It isn’t your typical war story with blood and thunder. It isn’t about one man who takes on a whole platoon of enemy soldiers and takes out a machine gun nest single handedly with a grenade, rocket launcher and bungee cord. No, it isn’t anything like that. It is about a young man who went to foreign land to fight a war, but whose real battles began when he came home safe and sound and met the worst possible enemy in his own back yard.

I decided that what you should know about this book is what I hope we all will know about life and living it: That people can be heroes both for what they do and what they don’t do. It’s true. Living an ordinary life can be quite extraordinary when you do it right- when you do it at all...........

Jack was a regular guy who joined the military because he didn’t want to get drafted. He and his pals thought they had the system all figured out. But here is the craziest part of all; He went to Vietnam and if one can be lucky in the time of war, he was. He survived, probably mainly because his job was not a combat position. He came home, happy to be alive, looking forward to his sports car dream, maybe a girl and a job that did not involve a green uniform. He had
his whole life ahead of him. He got in a car with a friend who knew nothing about the perils of life and death in the jungles of Vietnam and the fact that his friend had beat the odds and took a car ride that would change his life forever. His friend drove him through their old stomping grounds all familiar and pleasant. It began to rain and his friend showed off, showing how fast he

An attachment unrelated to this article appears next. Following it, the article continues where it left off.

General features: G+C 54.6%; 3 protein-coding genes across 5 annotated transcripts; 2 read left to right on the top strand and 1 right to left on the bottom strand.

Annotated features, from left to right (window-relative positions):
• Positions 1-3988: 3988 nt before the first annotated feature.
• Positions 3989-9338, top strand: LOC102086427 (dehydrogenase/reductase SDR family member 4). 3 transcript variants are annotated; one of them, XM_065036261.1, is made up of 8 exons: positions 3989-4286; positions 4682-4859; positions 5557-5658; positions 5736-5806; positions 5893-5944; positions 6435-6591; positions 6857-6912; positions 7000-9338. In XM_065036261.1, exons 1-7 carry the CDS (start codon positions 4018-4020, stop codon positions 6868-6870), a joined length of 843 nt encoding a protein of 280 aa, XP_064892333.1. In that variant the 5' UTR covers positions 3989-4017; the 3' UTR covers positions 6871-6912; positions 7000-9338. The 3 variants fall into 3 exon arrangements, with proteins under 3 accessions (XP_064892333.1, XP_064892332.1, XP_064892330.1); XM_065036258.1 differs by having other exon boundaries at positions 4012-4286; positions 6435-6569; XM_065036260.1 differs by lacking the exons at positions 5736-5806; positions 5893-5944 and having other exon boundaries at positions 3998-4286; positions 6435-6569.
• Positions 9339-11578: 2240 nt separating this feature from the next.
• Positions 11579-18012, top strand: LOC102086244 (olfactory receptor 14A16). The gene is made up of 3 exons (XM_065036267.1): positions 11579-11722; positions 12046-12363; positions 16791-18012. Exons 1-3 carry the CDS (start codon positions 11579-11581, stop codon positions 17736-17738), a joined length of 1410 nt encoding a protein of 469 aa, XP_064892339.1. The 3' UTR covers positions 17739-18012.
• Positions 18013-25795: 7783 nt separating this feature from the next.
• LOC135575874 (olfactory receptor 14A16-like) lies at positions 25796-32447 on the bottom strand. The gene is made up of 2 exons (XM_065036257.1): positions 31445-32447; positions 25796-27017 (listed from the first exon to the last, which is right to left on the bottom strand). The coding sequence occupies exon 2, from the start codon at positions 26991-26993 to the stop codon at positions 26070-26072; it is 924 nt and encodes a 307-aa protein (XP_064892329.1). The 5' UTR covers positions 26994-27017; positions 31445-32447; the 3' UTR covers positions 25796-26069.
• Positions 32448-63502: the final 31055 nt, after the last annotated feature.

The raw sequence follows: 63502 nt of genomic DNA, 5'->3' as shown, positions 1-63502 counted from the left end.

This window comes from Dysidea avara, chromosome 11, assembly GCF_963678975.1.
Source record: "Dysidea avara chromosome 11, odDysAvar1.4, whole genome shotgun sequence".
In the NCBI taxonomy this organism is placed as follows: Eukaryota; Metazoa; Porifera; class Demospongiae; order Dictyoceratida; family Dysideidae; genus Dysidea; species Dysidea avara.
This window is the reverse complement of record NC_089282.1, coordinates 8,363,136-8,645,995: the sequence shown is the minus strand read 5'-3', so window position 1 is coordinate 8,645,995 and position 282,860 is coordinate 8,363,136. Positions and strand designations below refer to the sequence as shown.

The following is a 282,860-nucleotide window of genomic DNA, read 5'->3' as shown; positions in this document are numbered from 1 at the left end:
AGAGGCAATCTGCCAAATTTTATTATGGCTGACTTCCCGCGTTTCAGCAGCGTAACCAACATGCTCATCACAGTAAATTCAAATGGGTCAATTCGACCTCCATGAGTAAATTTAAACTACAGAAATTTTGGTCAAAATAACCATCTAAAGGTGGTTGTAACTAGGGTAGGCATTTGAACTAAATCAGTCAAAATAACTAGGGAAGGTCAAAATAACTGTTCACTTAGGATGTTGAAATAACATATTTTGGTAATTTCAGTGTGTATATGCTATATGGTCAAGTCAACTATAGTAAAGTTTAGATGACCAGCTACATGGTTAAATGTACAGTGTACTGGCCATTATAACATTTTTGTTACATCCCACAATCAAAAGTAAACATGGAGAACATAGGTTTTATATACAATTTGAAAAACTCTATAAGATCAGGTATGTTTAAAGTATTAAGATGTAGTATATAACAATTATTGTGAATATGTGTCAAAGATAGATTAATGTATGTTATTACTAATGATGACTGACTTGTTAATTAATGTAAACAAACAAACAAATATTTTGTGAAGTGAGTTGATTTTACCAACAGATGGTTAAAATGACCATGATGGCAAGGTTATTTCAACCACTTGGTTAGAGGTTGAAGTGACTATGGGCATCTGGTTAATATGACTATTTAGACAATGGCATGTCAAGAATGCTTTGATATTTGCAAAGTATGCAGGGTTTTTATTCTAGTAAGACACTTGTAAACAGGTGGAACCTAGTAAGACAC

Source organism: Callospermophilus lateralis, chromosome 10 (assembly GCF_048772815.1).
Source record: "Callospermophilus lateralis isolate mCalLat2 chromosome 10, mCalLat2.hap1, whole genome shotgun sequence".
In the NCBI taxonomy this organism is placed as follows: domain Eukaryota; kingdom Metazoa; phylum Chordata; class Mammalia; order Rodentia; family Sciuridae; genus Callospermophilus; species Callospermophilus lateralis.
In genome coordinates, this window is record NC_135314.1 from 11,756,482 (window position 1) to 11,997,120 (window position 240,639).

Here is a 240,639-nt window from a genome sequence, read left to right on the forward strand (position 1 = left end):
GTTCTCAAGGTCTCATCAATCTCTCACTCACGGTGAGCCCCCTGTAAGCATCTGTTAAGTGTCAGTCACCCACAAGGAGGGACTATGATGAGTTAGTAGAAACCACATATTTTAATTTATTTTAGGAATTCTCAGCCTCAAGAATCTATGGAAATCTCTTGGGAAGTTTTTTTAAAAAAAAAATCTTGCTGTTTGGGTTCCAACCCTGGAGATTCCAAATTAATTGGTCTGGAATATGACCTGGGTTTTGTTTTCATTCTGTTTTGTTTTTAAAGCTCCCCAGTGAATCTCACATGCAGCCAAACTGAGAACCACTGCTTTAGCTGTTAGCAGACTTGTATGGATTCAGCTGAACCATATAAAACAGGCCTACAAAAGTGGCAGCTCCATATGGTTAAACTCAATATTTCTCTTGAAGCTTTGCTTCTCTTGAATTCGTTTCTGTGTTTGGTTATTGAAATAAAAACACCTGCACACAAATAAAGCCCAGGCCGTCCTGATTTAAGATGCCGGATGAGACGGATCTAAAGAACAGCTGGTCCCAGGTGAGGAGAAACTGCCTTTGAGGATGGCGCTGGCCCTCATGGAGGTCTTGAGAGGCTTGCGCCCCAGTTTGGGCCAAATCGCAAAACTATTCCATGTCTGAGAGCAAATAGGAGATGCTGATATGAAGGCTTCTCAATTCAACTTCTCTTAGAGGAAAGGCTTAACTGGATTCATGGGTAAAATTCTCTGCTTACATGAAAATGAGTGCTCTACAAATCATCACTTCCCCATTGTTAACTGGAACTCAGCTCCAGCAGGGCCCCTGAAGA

could drive, then how the car could fish tail and then shockingly, how a Volkswagen can crash into a power pole and how one person can walk away from a wreck like that and another can be paralyzed.

I don’t wish to give you the reader’s digest version of the book, I want you to read it, but I will say that what I found most remarkable about this book is how the author tells about the seemingly ordinary things in one person’s life that become quite extraordinary to the reader when they realize they are things done by a man who has no use of his legs. A soldier who once had to run and crawl and climb, instantly transformed into someone quite different, sometimes
confined to a bed unable to move and partake in life. A soldier who once survived in a time of war with one dream - owning a fancy little sports car - now relying on the government actually taking him off active duty because he could no longer walk across a room. The story is heartbreaking for about five minutes, then it becomes one of the most uplifting stories about the simplest things you can think of - living a life!

At a time when a man could give up, become a turnip or a carrot and allow other people to attend to his every need until he had no needs, he took chances and thrived. At a time when you or I might fall apart, screaming and crying only to find out we cannot even have a proper tantrum because we cannot kick our feet - he rose up, standing tall, not with his legs, but with his spirit. He could have decided to lay down and die, but he decided to sit up and live. This author’s book is about living. So many people these days spend most of their lives existing and forget about the living part, taking for granted the simplest things, the biggest things seem so ordinary that they don’t even notice than one turn of the wheel, one ride in a car changes everything. Would you choose to live or would you choose to die? Do you have the fortitude to dig deep and find reasons life has offered or would you just stop breathing? Read the book, it
might change your whole way of thinking about things you never really though about before.